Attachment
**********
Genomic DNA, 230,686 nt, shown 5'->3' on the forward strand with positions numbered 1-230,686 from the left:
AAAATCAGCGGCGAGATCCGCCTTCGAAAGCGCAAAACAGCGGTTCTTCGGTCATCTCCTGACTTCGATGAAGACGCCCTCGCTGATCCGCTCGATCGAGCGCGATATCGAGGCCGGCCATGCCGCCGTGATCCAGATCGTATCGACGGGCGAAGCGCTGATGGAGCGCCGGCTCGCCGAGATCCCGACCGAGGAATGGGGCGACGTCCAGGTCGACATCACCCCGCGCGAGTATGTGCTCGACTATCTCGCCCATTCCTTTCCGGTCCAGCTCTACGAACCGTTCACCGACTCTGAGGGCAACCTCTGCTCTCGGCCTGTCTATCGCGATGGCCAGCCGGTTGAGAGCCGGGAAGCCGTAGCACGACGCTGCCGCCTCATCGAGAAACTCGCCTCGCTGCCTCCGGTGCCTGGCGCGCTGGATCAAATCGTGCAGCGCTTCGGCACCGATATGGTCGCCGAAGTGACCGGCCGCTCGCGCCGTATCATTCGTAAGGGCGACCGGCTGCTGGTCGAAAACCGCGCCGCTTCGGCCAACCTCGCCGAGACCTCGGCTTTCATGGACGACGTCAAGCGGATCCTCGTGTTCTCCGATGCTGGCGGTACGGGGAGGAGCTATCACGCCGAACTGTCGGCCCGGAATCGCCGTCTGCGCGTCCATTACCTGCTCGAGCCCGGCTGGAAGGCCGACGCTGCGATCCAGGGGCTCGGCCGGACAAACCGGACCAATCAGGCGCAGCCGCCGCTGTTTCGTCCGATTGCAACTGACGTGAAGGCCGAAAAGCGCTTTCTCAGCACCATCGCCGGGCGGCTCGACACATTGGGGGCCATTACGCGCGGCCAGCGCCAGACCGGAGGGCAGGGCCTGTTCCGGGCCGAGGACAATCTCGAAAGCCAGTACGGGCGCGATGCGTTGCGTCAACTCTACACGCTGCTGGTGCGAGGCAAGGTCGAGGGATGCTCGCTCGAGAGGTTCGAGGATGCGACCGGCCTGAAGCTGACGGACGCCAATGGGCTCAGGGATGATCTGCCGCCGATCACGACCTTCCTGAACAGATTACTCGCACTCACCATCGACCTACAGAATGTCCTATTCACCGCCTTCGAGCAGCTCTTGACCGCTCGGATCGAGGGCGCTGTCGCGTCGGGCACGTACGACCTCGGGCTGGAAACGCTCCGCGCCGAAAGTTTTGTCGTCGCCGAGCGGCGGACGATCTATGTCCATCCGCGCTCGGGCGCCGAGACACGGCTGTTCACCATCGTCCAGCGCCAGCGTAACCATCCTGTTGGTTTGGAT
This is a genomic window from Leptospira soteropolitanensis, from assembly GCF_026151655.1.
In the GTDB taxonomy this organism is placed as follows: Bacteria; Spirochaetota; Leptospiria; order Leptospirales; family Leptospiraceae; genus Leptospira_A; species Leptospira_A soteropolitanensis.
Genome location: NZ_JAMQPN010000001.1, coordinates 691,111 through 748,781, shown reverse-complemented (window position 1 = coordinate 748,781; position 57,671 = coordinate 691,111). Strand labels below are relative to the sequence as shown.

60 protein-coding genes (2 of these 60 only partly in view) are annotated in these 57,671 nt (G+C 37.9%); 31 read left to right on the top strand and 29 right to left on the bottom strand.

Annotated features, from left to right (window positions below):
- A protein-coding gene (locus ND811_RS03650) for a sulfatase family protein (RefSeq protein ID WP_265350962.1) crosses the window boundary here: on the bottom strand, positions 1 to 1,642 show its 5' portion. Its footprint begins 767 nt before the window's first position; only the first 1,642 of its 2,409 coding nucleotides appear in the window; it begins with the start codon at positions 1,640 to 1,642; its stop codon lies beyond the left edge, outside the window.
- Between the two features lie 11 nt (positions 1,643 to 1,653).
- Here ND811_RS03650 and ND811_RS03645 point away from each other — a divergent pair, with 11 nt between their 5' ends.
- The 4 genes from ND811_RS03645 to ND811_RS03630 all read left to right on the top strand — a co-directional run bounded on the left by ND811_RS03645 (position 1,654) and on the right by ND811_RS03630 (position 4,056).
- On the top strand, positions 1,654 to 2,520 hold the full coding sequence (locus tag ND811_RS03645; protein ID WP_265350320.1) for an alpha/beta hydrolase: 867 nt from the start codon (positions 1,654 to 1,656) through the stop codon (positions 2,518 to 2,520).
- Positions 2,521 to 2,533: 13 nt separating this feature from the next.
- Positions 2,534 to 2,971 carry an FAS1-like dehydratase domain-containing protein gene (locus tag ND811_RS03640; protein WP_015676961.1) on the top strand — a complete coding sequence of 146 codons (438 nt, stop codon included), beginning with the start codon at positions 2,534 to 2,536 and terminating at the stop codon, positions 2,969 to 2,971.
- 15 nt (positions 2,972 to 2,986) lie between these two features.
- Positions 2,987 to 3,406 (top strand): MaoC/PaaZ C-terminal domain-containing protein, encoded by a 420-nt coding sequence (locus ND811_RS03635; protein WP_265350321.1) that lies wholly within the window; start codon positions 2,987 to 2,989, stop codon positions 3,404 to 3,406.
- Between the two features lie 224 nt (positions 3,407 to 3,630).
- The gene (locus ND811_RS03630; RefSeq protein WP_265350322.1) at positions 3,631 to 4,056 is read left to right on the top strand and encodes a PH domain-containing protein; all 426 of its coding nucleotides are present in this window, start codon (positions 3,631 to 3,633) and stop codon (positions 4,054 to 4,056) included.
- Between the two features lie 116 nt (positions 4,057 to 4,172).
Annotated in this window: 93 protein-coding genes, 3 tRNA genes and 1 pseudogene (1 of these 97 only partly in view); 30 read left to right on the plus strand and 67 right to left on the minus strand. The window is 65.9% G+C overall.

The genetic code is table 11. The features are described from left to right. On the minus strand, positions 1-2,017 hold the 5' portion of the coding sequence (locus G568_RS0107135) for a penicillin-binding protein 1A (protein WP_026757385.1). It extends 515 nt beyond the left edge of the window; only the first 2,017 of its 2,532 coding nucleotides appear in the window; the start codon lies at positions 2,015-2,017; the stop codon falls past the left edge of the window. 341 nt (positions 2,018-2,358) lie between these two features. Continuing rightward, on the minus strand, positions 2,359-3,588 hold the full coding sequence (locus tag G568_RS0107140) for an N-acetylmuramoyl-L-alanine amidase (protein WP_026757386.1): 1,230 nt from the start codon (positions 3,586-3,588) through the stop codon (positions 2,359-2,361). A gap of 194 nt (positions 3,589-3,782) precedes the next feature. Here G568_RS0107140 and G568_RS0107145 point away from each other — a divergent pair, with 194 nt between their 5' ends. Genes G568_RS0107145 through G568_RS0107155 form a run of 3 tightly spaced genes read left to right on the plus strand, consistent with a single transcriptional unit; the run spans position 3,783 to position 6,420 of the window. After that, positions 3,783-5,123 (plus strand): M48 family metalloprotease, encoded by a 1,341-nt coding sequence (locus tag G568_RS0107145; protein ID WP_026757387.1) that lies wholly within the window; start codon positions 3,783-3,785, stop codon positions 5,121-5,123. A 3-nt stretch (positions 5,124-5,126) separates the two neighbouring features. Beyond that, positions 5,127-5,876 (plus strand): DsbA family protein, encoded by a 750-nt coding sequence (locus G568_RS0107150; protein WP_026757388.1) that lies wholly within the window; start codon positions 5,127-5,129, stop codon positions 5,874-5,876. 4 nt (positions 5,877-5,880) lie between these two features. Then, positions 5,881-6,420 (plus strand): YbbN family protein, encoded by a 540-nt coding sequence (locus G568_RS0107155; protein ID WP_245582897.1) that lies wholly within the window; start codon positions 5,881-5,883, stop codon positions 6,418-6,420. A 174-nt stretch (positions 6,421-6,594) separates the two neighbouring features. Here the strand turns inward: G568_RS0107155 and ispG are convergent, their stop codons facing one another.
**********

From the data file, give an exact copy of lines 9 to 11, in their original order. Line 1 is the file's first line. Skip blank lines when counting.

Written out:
- Between the two features lie 11 nt (positions 1,643 to 1,653).
- Here ND811_RS03650 and ND811_RS03645 point away from each other — a divergent pair, with 11 nt between their 5' ends.
- The 4 genes from ND811_RS03645 to ND811_RS03630 all read left to right on the top strand — a co-directional run bounded on the left by ND811_RS03645 (position 1,654) and on the right by ND811_RS03630 (position 4,056).